Now I do not know if Kendi considers himself a Christian. By his own admission he grew up in a Christian household, but that does not mean he is a Christian or believes what the Bible teaches. I take issue with Kendi’s comments because it reveals a profound misunderstanding of the gospel and the churches mission. It’s a misunderstanding I see being promulgated within evangelicalism, and even in our most conservative denominations.
First, the gospel is the “good news” that Jesus liberates us from the powers of sin and death through His death, burial, and resurrection. The gospel is not a message of liberation from the political, social, and economic problems we face in this life. If that were the case, our New Testament would look drastically different. The early church faced severe persecution from tyrannical Romans and unbelieving Jews, and yet we find no evidence of liberation theology in the writings of the apostles.
Rather, their focus was on the power of the gospel which delivered them from their bondage to sin, united them in Christ into one body, and produced hope for a future glory. In 1st Corinthians 15 Paul defines the gospel for us:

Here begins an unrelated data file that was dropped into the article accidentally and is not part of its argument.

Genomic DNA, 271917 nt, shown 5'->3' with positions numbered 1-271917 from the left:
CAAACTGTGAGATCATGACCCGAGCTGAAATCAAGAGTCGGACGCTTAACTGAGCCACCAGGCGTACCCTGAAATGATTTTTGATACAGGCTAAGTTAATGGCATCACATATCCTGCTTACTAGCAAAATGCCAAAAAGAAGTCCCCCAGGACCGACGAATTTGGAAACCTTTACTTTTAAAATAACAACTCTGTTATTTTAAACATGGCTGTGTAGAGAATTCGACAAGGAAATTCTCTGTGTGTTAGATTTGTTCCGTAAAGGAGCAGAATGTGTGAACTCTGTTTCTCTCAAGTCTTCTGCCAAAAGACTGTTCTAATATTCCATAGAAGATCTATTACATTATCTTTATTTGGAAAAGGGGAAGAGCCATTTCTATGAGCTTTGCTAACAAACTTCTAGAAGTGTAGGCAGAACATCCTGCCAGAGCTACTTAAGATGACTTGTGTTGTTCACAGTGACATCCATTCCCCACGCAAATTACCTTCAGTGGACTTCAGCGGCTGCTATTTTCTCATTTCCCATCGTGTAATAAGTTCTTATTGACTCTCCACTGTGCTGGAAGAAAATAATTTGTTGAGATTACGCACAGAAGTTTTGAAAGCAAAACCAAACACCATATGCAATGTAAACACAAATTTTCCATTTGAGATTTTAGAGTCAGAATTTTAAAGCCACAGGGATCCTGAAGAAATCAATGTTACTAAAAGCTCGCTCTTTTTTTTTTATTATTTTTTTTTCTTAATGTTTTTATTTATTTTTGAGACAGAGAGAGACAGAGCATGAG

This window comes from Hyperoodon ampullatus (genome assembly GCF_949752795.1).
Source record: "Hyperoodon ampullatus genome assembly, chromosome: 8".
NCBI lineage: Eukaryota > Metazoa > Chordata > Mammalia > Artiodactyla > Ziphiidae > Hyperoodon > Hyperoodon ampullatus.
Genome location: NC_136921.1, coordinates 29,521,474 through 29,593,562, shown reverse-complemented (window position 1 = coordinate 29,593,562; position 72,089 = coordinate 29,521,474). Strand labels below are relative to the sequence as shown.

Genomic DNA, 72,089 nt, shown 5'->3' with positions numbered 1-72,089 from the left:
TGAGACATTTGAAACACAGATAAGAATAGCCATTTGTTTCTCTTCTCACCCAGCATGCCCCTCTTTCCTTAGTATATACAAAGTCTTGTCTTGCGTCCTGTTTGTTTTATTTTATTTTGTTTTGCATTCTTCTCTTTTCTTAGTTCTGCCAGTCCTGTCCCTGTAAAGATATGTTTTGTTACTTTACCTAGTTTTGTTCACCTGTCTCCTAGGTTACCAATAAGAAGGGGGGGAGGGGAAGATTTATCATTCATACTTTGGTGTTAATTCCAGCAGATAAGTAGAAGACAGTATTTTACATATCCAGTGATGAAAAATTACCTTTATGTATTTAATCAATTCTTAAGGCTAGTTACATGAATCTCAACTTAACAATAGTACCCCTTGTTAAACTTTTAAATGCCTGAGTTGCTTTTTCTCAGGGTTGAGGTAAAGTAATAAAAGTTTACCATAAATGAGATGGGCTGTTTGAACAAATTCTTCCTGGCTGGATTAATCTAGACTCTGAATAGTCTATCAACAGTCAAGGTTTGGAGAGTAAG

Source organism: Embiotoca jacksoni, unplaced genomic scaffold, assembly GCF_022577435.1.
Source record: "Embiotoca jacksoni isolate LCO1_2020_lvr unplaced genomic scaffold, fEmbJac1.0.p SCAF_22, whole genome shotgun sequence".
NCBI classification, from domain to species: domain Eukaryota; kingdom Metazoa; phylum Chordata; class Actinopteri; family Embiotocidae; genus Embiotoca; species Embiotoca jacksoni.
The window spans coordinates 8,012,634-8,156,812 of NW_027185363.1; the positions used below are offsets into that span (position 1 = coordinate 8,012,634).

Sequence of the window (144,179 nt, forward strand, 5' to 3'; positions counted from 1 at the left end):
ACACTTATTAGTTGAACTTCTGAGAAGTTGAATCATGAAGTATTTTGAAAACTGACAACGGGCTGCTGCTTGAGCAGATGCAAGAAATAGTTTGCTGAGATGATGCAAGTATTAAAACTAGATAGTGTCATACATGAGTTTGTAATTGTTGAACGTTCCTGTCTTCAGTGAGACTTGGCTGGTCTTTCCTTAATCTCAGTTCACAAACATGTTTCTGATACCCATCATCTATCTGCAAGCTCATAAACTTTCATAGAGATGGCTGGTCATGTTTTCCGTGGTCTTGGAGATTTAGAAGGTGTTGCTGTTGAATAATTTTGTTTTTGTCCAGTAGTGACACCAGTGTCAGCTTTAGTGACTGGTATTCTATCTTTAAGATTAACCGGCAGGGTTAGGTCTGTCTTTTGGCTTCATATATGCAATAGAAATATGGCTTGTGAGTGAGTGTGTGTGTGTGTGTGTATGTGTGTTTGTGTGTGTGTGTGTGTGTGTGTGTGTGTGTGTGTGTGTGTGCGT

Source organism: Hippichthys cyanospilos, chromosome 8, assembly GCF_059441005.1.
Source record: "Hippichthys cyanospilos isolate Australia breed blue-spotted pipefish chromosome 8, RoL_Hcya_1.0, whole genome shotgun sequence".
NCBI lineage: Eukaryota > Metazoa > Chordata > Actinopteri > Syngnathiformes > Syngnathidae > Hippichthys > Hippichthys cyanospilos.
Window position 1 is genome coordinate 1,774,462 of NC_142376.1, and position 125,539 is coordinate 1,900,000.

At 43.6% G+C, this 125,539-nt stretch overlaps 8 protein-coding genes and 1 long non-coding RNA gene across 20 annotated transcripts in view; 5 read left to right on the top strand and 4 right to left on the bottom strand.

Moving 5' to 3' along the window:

“For I delivered to you as of first importance what I also received: that Christ died for our sins in accordance with the Scriptures, that he was buried, that he was raised on the third day in accordance with the Scriptures.”
Kendi refers to this as a “Savior theology” and he is partially correct. Christians recognize that we are more than “behaviorally deficient.” We are born morally bankrupt, enslaved to sin, under God’s wrath, and unable to save ourselves from our condition. We need a savior. Although many churches soft pedal moralism under the guise of the gospel, behavior modification is not the good news.
Second, the mission of the church is to proclaim the gospel. After his resurrection and before His ascension, Jesus gave the apostles this charge:
“All authority in heaven and on earth has been given to me. Go therefore and make disciples of all nations, baptizing them in the name of the Father and of the Son and of the Holy Spirit,teaching them to observe all that I have commanded you. And behold, I am with you always, to the end of the age.”
This charge is what is known as the Great Commission. It is a commission because Christ commanded it, He gives us the power to accomplish it, and we act on His behalf.